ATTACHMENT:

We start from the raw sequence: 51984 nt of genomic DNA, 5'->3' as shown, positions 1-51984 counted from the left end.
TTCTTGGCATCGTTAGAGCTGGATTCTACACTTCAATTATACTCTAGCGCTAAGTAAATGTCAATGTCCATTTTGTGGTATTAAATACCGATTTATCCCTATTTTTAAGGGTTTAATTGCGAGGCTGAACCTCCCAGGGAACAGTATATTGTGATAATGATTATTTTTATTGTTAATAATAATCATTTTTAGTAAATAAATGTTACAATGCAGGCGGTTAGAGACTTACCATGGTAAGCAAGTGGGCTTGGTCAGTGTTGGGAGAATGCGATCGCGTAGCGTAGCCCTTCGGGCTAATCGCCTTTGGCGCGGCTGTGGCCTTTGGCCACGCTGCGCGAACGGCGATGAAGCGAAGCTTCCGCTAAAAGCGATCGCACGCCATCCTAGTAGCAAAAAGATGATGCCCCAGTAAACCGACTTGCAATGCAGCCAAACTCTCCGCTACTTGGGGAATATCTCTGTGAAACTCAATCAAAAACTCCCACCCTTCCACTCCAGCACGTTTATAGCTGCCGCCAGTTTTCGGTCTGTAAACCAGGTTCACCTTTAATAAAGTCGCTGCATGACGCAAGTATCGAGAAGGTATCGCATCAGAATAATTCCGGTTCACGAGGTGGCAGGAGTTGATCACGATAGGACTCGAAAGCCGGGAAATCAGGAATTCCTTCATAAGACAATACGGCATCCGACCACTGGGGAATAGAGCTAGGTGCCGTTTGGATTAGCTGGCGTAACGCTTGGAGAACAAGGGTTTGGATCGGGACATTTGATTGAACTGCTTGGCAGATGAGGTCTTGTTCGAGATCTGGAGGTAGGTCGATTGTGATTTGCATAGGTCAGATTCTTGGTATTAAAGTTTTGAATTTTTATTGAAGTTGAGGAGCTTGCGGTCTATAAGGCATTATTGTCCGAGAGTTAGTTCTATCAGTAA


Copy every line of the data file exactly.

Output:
We start from the raw sequence: 51984 nt of genomic DNA, 5'->3' as shown, positions 1-51984 counted from the left end.
TTCTTGGCATCGTTAGAGCTGGATTCTACACTTCAATTATACTCTAGCGCTAAGTAAATGTCAATGTCCATTTTGTGGTATTAAATACCGATTTATCCCTATTTTTAAGGGTTTAATTGCGAGGCTGAACCTCCCAGGGAACAGTATATTGTGATAATGATTATTTTTATTGTTAATAATAATCATTTTTAGTAAATAAATGTTACAATGCAGGCGGTTAGAGACTTACCATGGTAAGCAAGTGGGCTTGGTCAGTGTTGGGAGAATGCGATCGCGTAGCGTAGCCCTTCGGGCTAATCGCCTTTGGCGCGGCTGTGGCCTTTGGCCACGCTGCGCGAACGGCGATGAAGCGAAGCTTCCGCTAAAAGCGATCGCACGCCATCCTAGTAGCAAAAAGATGATGCCCCAGTAAACCGACTTGCAATGCAGCCAAACTCTCCGCTACTTGGGGAATATCTCTGTGAAACTCAATCAAAAACTCCCACCCTTCCACTCCAGCACGTTTATAGCTGCCGCCAGTTTTCGGTCTGTAAACCAGGTTCACCTTTAATAAAGTCGCTGCATGACGCAAGTATCGAGAAGGTATCGCATCAGAATAATTCCGGTTCACGAGGTGGCAGGAGTTGATCACGATAGGACTCGAAAGCCGGGAAATCAGGAATTCCTTCATAAGACAATACGGCATCCGACCACTGGGGAATAGAGCTAGGTGCCGTTTGGATTAGCTGGCGTAACGCTTGGAGAACAAGGGTTTGGATCGGGACATTTGATTGAACTGCTTGGCAGATGAGGTCTTGTTCGAGATCTGGAGGTAGGTCGATTGTGATTTGCATAGGTCAGATTCTTGGTATTAAAGTTTTGAATTTTTATTGAAGTTGAGGAGCTTGCGGTCTATAAGGCATTATTGTCCGAGAGTTAGTTCTATCAGTAA